Posted by: Lisa Hill | March 16, 2022

Slade House, by David Mitchell

I confess to being just a little bit disappointed by Slade House.  I was keen to read it when I learned that it was a companion to The Bone Clocks, (see my review here) but Slade House turns out to be more of the same.  That is, the plot revolves around creepy people who steal the souls of others in order to achieve immortality.  There really isn’t much more to it than that.

Slade House, apparently, started as an experimental short story originally published in tweets and then expanded.  It draws on ideas from The Bone Clocks, and is constructed in the same way, like a connected set of short stories.  In each one the predators lure their victims, called Engifteds into Slade House, which isn’t really there in Slade Alley London, but is an ‘orison’, a fake world crafted to delude the victim.

Each story — separated by a period of nine years — is narrated by the victim/visitor to the house, beginning in 1979 with the precocious Nathan Bishop who visits with his mother to attend a recital by Lady Norah Grayer.  After a bit of a hunt, they find the small black iron door in a brick wall, and Rita Bishop goes inside to the recital while Nathan is befriended by a boy called Jonah. They play Fox and Hound, but end up inside where at the top of the stairs, the reader learns that Norah and Jonah are evil twins — and Nathan meets his doom.

The next section features a most unlikeable copper, making a desultory investigation into the disappearance of the Bishops because Fred Pink, a witness to their last sighting has just woken from a nine-year coma.  DI Edmonds fancies his chances with the current resident at Slade House, Ms Chloe Chetwynd, but he meets his doom too.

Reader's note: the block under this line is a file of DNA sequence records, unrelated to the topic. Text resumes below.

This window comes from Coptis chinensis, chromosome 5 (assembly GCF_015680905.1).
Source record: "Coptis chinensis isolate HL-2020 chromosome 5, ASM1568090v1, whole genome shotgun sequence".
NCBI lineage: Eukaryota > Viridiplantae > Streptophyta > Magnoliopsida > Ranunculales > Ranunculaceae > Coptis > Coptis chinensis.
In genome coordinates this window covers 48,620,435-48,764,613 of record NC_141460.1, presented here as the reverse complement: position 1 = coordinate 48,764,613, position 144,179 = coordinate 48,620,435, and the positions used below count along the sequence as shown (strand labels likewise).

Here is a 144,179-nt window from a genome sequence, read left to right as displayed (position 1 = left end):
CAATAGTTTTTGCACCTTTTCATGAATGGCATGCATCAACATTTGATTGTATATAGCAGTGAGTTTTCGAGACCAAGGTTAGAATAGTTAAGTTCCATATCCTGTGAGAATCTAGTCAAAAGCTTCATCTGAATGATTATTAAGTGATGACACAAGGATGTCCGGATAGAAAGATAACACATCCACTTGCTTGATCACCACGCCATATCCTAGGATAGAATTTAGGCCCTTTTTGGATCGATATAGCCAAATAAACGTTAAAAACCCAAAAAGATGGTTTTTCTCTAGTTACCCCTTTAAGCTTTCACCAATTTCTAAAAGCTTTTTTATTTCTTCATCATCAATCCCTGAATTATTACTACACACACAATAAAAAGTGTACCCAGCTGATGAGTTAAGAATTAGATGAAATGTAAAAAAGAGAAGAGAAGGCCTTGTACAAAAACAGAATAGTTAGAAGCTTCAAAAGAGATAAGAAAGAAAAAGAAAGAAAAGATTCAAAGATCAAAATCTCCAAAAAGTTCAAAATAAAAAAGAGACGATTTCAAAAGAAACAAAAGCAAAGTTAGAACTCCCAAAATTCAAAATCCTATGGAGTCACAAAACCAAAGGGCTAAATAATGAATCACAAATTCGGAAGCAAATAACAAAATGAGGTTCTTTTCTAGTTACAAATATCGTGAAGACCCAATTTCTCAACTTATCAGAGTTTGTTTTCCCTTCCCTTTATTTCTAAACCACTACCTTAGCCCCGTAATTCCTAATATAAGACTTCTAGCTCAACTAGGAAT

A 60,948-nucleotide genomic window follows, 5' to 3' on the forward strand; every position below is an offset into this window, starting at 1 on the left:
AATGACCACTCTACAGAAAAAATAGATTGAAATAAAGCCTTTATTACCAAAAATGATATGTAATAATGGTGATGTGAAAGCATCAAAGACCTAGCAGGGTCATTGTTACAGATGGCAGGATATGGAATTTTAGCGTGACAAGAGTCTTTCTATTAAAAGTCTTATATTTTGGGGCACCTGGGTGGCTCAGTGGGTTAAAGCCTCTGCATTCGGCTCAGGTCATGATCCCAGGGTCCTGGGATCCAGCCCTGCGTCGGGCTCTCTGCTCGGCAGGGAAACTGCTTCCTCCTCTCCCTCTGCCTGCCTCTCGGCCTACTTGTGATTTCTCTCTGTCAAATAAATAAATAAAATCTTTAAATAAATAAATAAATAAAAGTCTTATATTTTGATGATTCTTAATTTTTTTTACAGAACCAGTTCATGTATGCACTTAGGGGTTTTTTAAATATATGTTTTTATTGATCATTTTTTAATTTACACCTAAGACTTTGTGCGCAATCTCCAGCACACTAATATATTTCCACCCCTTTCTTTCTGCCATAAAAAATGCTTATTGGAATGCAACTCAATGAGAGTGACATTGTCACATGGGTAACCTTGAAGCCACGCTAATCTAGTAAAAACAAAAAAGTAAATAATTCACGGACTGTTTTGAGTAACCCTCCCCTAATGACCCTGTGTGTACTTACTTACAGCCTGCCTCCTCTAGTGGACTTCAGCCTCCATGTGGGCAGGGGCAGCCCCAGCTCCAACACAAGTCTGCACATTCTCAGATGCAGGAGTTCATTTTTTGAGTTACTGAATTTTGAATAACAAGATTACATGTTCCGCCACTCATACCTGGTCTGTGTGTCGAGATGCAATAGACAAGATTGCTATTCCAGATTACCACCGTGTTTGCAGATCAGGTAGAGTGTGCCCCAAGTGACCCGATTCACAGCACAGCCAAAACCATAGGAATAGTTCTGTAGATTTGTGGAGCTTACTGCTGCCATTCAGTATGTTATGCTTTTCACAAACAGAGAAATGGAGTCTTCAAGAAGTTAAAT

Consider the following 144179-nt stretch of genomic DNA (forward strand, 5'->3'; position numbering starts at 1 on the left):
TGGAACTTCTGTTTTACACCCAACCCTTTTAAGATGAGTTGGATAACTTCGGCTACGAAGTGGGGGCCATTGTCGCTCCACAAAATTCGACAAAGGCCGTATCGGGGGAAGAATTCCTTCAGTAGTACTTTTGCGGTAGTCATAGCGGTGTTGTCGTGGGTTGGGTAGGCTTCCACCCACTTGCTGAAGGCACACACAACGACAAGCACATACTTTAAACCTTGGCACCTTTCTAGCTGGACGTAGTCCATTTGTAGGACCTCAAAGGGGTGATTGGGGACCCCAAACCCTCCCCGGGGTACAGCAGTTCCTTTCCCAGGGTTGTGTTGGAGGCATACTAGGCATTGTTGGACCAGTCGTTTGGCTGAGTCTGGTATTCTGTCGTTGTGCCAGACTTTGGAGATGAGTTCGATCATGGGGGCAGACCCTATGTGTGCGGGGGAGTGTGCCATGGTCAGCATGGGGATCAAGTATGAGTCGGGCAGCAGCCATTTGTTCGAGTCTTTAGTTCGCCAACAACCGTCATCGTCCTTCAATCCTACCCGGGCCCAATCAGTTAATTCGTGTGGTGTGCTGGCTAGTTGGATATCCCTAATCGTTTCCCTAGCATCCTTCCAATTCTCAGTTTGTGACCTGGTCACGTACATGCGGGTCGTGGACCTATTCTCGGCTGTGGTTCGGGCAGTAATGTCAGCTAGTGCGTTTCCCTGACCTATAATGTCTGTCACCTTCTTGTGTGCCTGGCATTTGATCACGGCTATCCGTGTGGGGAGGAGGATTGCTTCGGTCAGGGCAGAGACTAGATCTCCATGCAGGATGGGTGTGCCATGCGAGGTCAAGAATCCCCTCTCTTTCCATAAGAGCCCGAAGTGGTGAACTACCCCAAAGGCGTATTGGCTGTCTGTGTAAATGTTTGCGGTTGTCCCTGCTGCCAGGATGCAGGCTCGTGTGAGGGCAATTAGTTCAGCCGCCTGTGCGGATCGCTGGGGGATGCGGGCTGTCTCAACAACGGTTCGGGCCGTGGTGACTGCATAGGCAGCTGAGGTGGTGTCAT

The next section reminded me of the undergraduates who feature in The Bone Clocks.  This lot form a Paranormal Society led by Fred Pink’s nephew Alex Hardwick, and they amuse themselves by investigating The Slade Vanishings. They start off in a pub called The Fox and Hounds, and progress to a Halloween party at Slade House, where someone has spiked the brownies with hashish.  Sally Timms, a needy social failure, is the victim.

Sally’s sister Freya turns up next in 2006, still feeling guilty about fobbing off her younger sister when she could have Made an Effort and maybe saved her from her fate.  Freya squeezes into her busy schedule an interview with Fred Pink, now elderly enough to be dismissed as a demented old codger.  Fred actually knows quite a lot about Norah and Jonah, but Freya fails to be convinced. You know what happens by now…

The last section is narrated by Norah now exposed as one of The Anchorites, (the bad guys) and this time her victim is Marinus, revealed as one of the Horologists (good guys) who fight the existential battle of good and evil in The Bone Clocks.

Slade House is quite entertaining, but it’s like those rewrites of ancient myths and fairy tales.  You know what’s going to happen, and there’s no new idea to think about. So I hope Mitchell writes something new soon.

Author: David Mitchell
Title: Slade House
Publisher: Sceptre, an imprint of Hodder & Stoughton, 2015
ISBN: 9781473616684, hbk, 233 pages
Source: Kingston Library